• intergalactic medium;
  • cosmology: theory;
  • diffuse radiation;
  • early Universe;
  • large scale structure of universe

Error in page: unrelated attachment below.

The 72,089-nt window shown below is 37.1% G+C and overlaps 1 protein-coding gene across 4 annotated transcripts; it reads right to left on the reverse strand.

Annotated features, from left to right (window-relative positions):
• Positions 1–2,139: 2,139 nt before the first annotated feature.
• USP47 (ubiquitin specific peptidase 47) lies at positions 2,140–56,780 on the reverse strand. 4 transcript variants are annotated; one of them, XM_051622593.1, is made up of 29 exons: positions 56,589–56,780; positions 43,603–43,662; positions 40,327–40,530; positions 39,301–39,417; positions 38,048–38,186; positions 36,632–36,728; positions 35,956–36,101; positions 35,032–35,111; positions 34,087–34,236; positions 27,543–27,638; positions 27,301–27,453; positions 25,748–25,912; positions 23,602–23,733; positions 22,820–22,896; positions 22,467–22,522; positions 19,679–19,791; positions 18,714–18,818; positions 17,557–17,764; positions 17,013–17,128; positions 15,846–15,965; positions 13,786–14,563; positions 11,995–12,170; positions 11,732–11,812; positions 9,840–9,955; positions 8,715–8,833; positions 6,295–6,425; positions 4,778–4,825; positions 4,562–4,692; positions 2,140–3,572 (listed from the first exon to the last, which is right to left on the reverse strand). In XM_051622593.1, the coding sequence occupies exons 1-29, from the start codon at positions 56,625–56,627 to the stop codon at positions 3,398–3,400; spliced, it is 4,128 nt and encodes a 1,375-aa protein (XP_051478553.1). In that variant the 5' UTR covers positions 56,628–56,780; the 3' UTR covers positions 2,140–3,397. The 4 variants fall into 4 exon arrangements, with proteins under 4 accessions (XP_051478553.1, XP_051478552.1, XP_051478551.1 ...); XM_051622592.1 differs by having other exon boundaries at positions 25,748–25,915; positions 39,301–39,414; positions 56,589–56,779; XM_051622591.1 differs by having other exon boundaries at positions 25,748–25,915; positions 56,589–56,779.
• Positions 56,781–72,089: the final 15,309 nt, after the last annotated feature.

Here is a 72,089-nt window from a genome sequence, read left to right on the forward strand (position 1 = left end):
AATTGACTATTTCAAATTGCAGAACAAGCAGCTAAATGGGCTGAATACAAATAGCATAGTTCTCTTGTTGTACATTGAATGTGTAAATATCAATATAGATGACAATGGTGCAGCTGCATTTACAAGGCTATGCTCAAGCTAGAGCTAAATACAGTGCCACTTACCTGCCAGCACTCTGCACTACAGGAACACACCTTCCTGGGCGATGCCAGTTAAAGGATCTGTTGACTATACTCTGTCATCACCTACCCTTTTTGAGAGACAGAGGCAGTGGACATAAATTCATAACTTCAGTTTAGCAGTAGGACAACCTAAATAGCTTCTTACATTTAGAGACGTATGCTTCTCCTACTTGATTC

Lyman-limit absorption systems can play many important roles during and after cosmological reionization. Unfortunately, due to the prohibitively large dynamic range required, it is impossible to self-consistently include these systems in cosmological simulations. Using fast and versatile seminumeric simulations, we systematically explore the spatial distribution of absorption systems during and following reionization. We self-calibrate the resulting number of absorbers to the mean free path (mfp) of the ionizing ultraviolet background (UVB), and present results at a given mfp and neutral hydrogen fraction. We use a simple optical depth criterion to identify the locations of absorbers. Our approach is fairly robust to uncertainties such as missing subgrid structure. Unlike at lower redshifts where the UVB is relatively uniform, at higher redshifts the fluctuations in the UVB and the H ii morphology of reionization can drive the large-scale distribution of absorption systems. Specifically, we find that absorbers are highly correlated with the density field on small scales, and then become anti-correlated with the UVB on large scales. After reionization, the large-scale power spectrum of the absorbers traces the UVB power spectrum, which can be predicted with a simple analytic extension of the halo model. During reionization, absorbers tend to preferentially lie inside overdensities (i.e. filaments) of the recently ionized intergalactic medium. Absorbers may also dominate the small-scale (k≳ 1 Mpc−1) 21-cm power during and after reionization. Conversely, they smooth the contrast on moderate scales. Once the H ii regions grow to surpass the mfp, the absorbers add to the large-scale 21-cm power. Our results should prove useful in interpreting future observations of the reionization epoch.